Denmark’s midfielder Christian Eriksen suffered a heart attack during a match at the Euro 2020 soccer championships, causing a massive 7-fold increase in the number of subscribers to an electronic application that allows emergency teams to respond quickly to help patients with heart attacks.
Eriksen escaped death after undergoing cardiopulmonary resuscitation on the field and electroconvulsive therapy before being taken to hospital, where he continues to recover. The incident shocked millions of viewers on the screens, prompting hundreds of Danes to register with the “Heartrunner” application as volunteers to help in similar situations.
“The tragic accident had a really important impact, and at the beginning of a normal week, between 90 and 100 new people could have registered with the application, but after the match and until the next morning, about 700 new subscribers were registered,” said Fredrik Falk, a professor at the University of Copenhagen and director of research at the Medical Emergency Management in Copenhagen. Falk indicated that most of the participants are volunteers who received previous training in CPR, and added: When registering with the application, if there is a heart attack, the nearest ten people are alerted directly to intervene and provide assistance.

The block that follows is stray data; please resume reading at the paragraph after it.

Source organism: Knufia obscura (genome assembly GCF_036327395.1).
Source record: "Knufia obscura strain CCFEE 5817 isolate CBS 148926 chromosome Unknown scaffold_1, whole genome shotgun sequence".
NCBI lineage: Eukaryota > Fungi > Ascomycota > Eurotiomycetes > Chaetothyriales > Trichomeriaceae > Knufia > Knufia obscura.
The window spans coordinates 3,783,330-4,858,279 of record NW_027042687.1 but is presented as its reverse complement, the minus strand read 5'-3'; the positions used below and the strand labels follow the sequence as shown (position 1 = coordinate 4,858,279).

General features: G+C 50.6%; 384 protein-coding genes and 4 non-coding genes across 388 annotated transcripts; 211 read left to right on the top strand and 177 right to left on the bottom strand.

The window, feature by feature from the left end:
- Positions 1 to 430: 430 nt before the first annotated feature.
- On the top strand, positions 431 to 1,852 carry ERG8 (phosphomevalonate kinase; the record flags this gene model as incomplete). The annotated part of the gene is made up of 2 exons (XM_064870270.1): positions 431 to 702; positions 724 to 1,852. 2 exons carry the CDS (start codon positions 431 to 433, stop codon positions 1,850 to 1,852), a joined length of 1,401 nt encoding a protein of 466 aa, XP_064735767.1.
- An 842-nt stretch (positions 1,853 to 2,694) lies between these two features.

Eriksen’s incident in the Finland match prompted an increase in demands for CPR training and more defibrillators at stadiums and training grounds. Doctors are continuing their attempts to find out why Eriksen’s heart stopped, and the Inter Milan player posted a picture of him on social media to thank the fans for the support.
Figures from the non-profit Trigfönden Foundation that supports the application indicate that the chances of saving the life of a heart attack patient increase from less than 10 percent to more than 70 percent if the victim undergoes cardiopulmonary resuscitation and shock from a pacemaker before the ambulance arrives.